I have been doing some research on music of the early ’70s, specifically what is now call Progressive Rock, or Prog for short. If you’re not sure what I’m talking about, think about bands with names like King Crimson, Yes, Genesis, Gentle Giant and Emerson, Lake & Palmer and very complex and well, weird looooong pieces of music with obscure lyrics.
I must confess that this was my music of choice when I started a band after graduating from university. That band was called Devotion. If the stars had all aligned properly for us, I wouldn’t be writing to you today. I would be an “aging pop icon” and would be living well from my ill-gotten gains. Sadly, the mix of personalities was too volatile, we weren’t in England and our management didn’t know how to market the band. We broke up before we could get that big record deal.
Devotion was a very good band, I can report proudly. We could play anything we wanted no matter how difficult it was. In fact, we often made things more difficult for ourselves to keep up the challenge of playing. I was the keyboard player and also played some brass, and I sang, too. (I also had a lot of hair on my head at that time. Click HERE to see un-retouched photographic proof.)
Getting back on topic, in researching about Prog on the Internet, I was obviously already familiar with the topic more intimately than the average person.
The behind the death of this creatively musical outburst was laid at the doorstep its increasing overindulgence. Quite frankly, the musicians were composing and playing with complete disregard for their audience. Devotion fell squarely into this camp. Nearly all these bands did just what they wanted, and if their output successfully created a following for them, great. If it didn’t, obviously the great unwashed didn’t get it.
Partway through my research, I realized that the same sort of thing goes on in the publishing world. Some authors become so successful that they begin to do just what they want. Their books get longer and longer as a result. Remember how short and to the point the first Harry Potter book was? I’ll bet many of you own them all. Line them up in chronological order. See a trend? Were those longer later books in the series better? Not necessarily. But they were certainly longer.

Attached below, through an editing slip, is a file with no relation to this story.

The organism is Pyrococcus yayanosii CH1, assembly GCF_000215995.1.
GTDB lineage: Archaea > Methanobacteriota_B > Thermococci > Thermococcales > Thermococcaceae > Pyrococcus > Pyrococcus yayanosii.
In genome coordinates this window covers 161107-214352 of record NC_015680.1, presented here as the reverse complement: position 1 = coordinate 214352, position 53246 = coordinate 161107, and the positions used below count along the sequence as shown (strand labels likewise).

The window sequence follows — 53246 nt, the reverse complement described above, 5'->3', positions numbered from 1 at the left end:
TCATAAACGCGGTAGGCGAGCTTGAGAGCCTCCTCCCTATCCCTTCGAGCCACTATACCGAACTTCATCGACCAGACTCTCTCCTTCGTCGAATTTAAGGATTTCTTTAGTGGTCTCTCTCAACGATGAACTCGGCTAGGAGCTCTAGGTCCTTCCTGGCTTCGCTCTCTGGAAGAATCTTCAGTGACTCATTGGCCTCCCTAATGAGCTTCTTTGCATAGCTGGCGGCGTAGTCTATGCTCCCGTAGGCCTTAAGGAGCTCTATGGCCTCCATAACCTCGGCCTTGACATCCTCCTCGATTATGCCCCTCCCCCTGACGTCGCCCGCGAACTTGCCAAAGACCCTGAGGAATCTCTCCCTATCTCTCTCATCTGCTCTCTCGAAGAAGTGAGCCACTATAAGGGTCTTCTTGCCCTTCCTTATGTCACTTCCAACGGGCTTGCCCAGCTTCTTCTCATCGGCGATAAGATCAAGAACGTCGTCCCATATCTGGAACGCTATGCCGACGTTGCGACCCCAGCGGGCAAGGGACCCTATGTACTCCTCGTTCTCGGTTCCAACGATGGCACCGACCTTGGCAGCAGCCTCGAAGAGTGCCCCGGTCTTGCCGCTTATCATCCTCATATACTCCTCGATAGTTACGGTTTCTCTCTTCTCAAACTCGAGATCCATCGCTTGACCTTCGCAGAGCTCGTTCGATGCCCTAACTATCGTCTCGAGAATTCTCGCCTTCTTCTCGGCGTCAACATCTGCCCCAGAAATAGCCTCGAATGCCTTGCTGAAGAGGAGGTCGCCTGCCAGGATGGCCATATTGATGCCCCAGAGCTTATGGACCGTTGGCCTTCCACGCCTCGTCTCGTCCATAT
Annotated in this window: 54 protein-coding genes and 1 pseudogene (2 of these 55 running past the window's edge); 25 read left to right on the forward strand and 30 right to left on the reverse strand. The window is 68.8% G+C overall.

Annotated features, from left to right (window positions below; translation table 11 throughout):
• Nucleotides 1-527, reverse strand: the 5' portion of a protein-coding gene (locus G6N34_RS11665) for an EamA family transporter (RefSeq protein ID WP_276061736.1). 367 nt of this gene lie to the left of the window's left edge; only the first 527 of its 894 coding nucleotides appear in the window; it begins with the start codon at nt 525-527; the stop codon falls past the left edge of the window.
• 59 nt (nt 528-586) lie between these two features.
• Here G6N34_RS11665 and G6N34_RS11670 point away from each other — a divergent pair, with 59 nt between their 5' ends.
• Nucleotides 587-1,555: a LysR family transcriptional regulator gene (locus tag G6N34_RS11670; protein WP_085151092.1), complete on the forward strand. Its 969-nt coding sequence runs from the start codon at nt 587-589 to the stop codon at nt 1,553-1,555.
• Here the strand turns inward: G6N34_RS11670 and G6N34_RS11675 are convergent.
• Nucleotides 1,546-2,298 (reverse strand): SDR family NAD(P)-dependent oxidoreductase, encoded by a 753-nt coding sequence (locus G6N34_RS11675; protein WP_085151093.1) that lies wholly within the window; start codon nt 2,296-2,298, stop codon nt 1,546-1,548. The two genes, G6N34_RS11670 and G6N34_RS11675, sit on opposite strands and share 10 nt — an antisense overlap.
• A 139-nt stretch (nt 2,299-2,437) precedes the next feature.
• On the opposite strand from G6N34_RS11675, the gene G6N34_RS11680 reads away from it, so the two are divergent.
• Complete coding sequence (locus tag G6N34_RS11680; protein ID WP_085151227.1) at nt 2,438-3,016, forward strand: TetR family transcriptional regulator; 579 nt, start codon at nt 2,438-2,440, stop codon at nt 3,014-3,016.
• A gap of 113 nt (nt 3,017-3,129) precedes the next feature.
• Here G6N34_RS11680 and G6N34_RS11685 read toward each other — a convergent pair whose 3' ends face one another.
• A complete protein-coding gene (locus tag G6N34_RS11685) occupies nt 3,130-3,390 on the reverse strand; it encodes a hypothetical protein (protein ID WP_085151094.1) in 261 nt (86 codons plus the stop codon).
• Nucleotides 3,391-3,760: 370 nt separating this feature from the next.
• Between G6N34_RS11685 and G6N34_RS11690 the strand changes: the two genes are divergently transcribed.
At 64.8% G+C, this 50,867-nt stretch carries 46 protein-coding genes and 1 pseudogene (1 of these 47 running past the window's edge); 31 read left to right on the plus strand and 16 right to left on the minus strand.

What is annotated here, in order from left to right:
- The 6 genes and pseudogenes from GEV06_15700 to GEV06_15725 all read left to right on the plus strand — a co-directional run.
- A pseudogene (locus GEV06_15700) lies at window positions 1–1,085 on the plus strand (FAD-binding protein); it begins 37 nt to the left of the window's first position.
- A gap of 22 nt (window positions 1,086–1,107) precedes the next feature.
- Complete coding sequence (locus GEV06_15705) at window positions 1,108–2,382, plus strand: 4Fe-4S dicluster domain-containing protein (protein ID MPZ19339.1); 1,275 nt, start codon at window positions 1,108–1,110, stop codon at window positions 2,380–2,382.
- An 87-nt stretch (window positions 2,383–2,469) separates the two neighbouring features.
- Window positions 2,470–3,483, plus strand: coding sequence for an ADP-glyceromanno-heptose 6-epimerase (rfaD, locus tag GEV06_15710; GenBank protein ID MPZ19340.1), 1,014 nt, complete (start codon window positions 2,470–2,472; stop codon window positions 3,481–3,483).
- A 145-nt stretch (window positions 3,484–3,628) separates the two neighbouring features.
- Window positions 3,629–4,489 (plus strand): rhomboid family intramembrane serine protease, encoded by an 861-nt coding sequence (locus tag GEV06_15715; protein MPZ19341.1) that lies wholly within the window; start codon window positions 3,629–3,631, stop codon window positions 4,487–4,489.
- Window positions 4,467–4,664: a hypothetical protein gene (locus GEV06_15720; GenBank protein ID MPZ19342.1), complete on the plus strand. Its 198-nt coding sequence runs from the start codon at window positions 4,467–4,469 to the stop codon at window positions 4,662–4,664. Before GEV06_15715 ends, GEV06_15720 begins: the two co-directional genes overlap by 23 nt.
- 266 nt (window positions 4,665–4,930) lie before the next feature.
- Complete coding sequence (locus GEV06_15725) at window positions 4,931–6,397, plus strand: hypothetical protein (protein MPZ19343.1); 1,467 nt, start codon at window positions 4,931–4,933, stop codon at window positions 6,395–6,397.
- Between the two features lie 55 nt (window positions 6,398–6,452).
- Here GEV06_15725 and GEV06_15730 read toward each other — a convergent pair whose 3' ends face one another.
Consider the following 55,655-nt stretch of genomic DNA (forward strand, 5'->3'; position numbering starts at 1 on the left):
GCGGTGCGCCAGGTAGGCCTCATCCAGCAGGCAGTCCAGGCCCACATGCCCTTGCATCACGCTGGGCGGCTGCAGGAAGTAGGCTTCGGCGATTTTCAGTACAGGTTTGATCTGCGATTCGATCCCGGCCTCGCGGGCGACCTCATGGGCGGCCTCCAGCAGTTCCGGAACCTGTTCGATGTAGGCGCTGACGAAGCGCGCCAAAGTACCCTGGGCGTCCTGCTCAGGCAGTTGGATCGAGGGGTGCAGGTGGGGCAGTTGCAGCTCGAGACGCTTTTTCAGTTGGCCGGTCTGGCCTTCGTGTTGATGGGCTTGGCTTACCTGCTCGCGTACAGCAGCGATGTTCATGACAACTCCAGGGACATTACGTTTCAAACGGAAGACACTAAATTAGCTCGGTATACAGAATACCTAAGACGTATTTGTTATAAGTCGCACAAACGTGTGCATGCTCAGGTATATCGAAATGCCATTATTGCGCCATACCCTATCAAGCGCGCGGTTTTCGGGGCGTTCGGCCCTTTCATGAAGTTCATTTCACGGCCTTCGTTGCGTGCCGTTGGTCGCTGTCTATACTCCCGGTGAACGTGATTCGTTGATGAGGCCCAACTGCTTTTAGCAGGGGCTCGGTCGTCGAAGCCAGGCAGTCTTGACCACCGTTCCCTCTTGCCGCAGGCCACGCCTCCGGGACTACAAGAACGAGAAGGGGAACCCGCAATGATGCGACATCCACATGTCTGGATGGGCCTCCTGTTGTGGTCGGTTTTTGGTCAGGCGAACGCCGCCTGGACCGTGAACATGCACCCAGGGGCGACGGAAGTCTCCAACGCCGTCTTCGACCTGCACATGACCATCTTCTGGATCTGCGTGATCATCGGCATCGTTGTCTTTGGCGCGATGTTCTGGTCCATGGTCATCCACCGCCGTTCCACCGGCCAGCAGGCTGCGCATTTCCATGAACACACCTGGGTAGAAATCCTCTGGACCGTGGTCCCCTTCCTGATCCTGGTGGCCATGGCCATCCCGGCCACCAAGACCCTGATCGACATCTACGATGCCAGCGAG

Can you imagine if J.K. Rowling had walked into an agent or publisher with an 800-page tome for her first ms? Harry Potter would have never seen the light of day. (Harry nearly didn’t make it as it was. The Rowling rejection list is apparently an impressive length.) I can certainly come up with any number of other authors whose verbal output has increased with each new publication.
The crime writing world is not exempt from this overindulgence. A successful series’ books generally get longer as it goes along. There are exceptions, but the authors can get away with longer, more convoluted stories – if they’re sales levels are good.
Now I wonder why that is? Could they be less open to editing? Are these longer books so perfect that they don’t need any whittling down? Are editors afraid of displeasing their star author and don’t want to risk them decamping with their successful series at the first opportunity? But is there a risk, like the Prog Rock bands of the ’70s, could longer novels harm an author’s career?
What’s your opinion?
If you're interested in hearing a Devotion song (but one of our tamer, less-demanding, more accessible efforts, click HERE. “Is It Too Late to Change?” will start automatically when the page is loaded. You can also read about that major Prog Rock musical instrument, the mellotron while you listen.
PS Hope the image at the top of this post didn’t frighten you. It’s the cover of the first King Crimson album. Notice no name, no title, nothing but that rather striking image.